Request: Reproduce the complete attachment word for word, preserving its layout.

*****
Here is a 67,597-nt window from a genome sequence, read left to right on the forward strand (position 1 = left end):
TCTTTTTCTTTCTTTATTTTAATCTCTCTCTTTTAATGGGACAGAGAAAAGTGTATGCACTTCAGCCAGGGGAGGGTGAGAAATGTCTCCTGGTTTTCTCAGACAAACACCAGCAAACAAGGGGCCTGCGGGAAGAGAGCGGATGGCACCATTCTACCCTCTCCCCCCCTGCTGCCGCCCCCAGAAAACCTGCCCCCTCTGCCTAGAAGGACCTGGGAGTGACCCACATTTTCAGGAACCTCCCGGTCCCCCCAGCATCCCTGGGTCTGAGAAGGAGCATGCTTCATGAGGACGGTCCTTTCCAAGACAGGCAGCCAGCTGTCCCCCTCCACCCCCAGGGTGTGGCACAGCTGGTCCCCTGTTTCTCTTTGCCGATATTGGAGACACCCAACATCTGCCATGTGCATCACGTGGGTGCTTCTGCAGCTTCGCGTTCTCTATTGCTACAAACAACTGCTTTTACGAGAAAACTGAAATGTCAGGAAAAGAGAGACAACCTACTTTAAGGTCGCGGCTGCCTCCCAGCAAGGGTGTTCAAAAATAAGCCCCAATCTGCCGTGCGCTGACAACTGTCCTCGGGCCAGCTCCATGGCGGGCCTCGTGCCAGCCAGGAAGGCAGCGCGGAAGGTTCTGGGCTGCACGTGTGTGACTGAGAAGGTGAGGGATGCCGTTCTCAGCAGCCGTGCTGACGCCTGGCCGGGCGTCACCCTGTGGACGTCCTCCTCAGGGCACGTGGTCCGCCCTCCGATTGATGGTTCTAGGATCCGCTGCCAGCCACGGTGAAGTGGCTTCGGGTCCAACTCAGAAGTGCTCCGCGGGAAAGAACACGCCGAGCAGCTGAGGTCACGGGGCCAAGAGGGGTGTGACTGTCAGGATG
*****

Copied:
Here is a 67,597-nt window from a genome sequence, read left to right on the forward strand (position 1 = left end):
TCTTTTTCTTTCTTTATTTTAATCTCTCTCTTTTAATGGGACAGAGAAAAGTGTATGCACTTCAGCCAGGGGAGGGTGAGAAATGTCTCCTGGTTTTCTCAGACAAACACCAGCAAACAAGGGGCCTGCGGGAAGAGAGCGGATGGCACCATTCTACCCTCTCCCCCCCTGCTGCCGCCCCCAGAAAACCTGCCCCCTCTGCCTAGAAGGACCTGGGAGTGACCCACATTTTCAGGAACCTCCCGGTCCCCCCAGCATCCCTGGGTCTGAGAAGGAGCATGCTTCATGAGGACGGTCCTTTCCAAGACAGGCAGCCAGCTGTCCCCCTCCACCCCCAGGGTGTGGCACAGCTGGTCCCCTGTTTCTCTTTGCCGATATTGGAGACACCCAACATCTGCCATGTGCATCACGTGGGTGCTTCTGCAGCTTCGCGTTCTCTATTGCTACAAACAACTGCTTTTACGAGAAAACTGAAATGTCAGGAAAAGAGAGACAACCTACTTTAAGGTCGCGGCTGCCTCCCAGCAAGGGTGTTCAAAAATAAGCCCCAATCTGCCGTGCGCTGACAACTGTCCTCGGGCCAGCTCCATGGCGGGCCTCGTGCCAGCCAGGAAGGCAGCGCGGAAGGTTCTGGGCTGCACGTGTGTGACTGAGAAGGTGAGGGATGCCGTTCTCAGCAGCCGTGCTGACGCCTGGCCGGGCGTCACCCTGTGGACGTCCTCCTCAGGGCACGTGGTCCGCCCTCCGATTGATGGTTCTAGGATCCGCTGCCAGCCACGGTGAAGTGGCTTCGGGTCCAACTCAGAAGTGCTCCGCGGGAAAGAACACGCCGAGCAGCTGAGGTCACGGGGCCAAGAGGGGTGTGACTGTCAGGATG